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Canada forward Christine Sinclair (12) celebrates scoring a goal on a penalty kick against China goalkeeper Wang Fei (not pictured) during the second half in a Group A soccer match in the 2015 women's World Cup at Commonwealth Stadium.Erich Schlegel

There may not be a stat for how many times Christine Sinclair has saved Canada's bacon but if there is, add one to her total.

The Canadian captain calmly stroked home a penalty in stoppage time Saturday to give Canada a 1-0 win over a young Chinese side in the opening match of the Women's World Cup.

The decisive penalty was called after Adriana Leon went down after contact with defender Zhao Rong.

"The first thing that went through my mind is 'I'm taking this. I've been practising my whole life for that moment,"' said Sinclair. "Then the next thing through my head was the crowd's very loud right now."

The crowd of 53,058 — and perhaps the better part of a nation outside of Commonwealth Stadium — exhaled after Sinclair sent the ball deep into the corner past a diving Wang Fei.

"I don't know if she could have go any closer to that post," midfielder Sophie Schmidt said admiringly.

It was Sinclair's 154th goal in 224 international appearances. And it came in the 92nd minute, with three minutes up on the fourth official's board for stoppage time.

"Cometh the hour, cometh the woman," coach John Herdman said. "Outstanding from Christine Sinclair, the sort of pressure (there was) on her. There's only one woman in the world that can get up and do that.

"Good start for Canada. Three points in the bag. Exactly where we wanted to be."

Put perhaps not how he drew it up. The game had seemed to be destined to end at 0-0 with Canada unable to fire on all cylinders against a China side that would have been delighted with a draw.

For Canada, it was three points and a bullet dodged after Herdman switched to a more offensive 3-4-3 formation late in the game. A draw would have been two points lost in a tournament with little margin for error.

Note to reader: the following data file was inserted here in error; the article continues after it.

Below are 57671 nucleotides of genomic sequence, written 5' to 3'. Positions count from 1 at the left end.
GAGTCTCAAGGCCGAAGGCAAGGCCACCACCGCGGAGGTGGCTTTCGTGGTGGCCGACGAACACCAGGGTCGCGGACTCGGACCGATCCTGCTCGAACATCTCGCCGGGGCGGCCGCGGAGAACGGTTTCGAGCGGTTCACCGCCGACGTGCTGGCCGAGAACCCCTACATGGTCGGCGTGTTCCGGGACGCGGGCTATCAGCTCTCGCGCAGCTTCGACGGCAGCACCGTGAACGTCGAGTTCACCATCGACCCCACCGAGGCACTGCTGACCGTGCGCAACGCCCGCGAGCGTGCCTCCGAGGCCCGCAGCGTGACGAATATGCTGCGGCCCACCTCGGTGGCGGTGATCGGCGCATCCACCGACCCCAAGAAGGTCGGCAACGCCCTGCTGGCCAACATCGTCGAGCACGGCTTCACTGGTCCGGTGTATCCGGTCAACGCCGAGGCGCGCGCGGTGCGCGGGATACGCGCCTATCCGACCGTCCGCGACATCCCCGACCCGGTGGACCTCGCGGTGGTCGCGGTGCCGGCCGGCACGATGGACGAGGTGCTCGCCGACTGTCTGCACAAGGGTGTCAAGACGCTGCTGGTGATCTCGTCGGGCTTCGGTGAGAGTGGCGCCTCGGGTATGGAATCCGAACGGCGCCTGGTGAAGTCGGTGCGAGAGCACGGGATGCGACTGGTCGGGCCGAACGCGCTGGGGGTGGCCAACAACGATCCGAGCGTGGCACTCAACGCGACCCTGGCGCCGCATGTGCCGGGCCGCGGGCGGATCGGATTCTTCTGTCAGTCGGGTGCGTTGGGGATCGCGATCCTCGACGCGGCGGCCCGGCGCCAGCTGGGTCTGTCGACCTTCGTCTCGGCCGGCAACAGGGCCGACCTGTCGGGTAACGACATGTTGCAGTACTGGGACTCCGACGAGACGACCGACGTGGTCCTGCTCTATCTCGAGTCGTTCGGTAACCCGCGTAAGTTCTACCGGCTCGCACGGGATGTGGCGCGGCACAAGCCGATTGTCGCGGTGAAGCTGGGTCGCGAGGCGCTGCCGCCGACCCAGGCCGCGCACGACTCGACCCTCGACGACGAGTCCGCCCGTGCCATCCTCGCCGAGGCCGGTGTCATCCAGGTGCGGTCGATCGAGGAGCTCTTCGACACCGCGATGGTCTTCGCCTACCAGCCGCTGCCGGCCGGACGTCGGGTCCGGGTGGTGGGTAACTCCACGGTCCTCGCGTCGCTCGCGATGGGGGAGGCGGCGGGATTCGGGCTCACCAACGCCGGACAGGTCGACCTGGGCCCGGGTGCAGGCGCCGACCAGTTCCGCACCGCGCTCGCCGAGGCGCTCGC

Canada is ranked eighth in the world, compared to No. 16 for China.

While Sinclair administered the coup de grace, her teammates set the scene by coming at China in waves.

The penalty changed everything. "I nearly cried on the touchline," Herdman said.

"And when the call came, I celebrated like we'd just scored," he added. "Because I knew there was only one woman who was going to step up in the 90th minute and write the script. Like she always does. And she did."

Herdman called it a brave call by Ukraine referee Kateryna Monzul. China coach Hao Wei was classy in defeat, saying he needed to see the video of the incident but respected the referee's calls.

After she scored, an emotional Sinclair broke into a celebration run. Destination unknown.

"I had no idea. I was running fast and I just saw John. I've never seen him squat that low before so I thought he deserved a hug."

It quickly turned into a group hug.

The Canadians had earlier chances but failed to execute and, after a strong start, let the Chinese back into the match before an enthusiastic crowd. Both teams hit the woodwork in the first half.

Canada had 62 per cent of possession and outshot China 14-5 (4-1 in shots on target).

Happy ending aside, Sinclair called it a frustrating game with China dropping back in defence and constantly wasting time. Herdman, despite his wide smile, acknowledged Canada had snuck a win against a side playing for a draw.

His substititions helped turn the tide.

Herdman replaced Jonelle Foligno with Kaylyn Kyle in the 61st minute, pushing Schmidt up higher. Ten minutes later he traded muscle for flair, bringing off hard-nosed Desiree Scott for teenage midfielder Jessie Fleming.

The last roll of the dice was Leon for Tancredi in the 77th minute.

The crowd booed what it saw as China's efforts to waste time as the clock wound down.

The previous attendance record for a Canadian national team match on home soil was 51,936, set June 5, 1994, when the Canadian men played Brazil at the same venue.

Sinclair called the Commonwealth Stadium atmosphere the best she had ever played before in Canada.

Canada's next game is Thursday against No. 17 New Zealand, which played the 12th-ranked Netherlands in the second game of Saturday's Group A doubleheader.

The tournament spotlight switches Sunday to Ottawa where No. 29 Thailand and the 67th-ranked Ivory Coast face No. 11 Norway and No. 1 Germany, respectively, in Group B play.

The game, under sunny and breezy 26-degree Celsius conditions, was played on newly installed artificial turf. The old stadium turf was removed essentially for television, so remnants of white football lines weren't visible.

Canada has now won six straight against China.

Canada's best finish at the World Cup finish was fourth, in 2013. Its worst was 2011 when it came dead last, although the team rebounded to win Olympic bronze in London in 2012.

Canada was at the other end of a referee's call at the London Games in a heartbreaking extra-time loss to the U.S.

Saturday's win raised Canada's overall World Cup record to 5-11-3.

In the gaffe department,'s matchtracker cited players' actions as "his" during the first half. It was fixed to "her," with a FIFA spokesman calling it a technical error.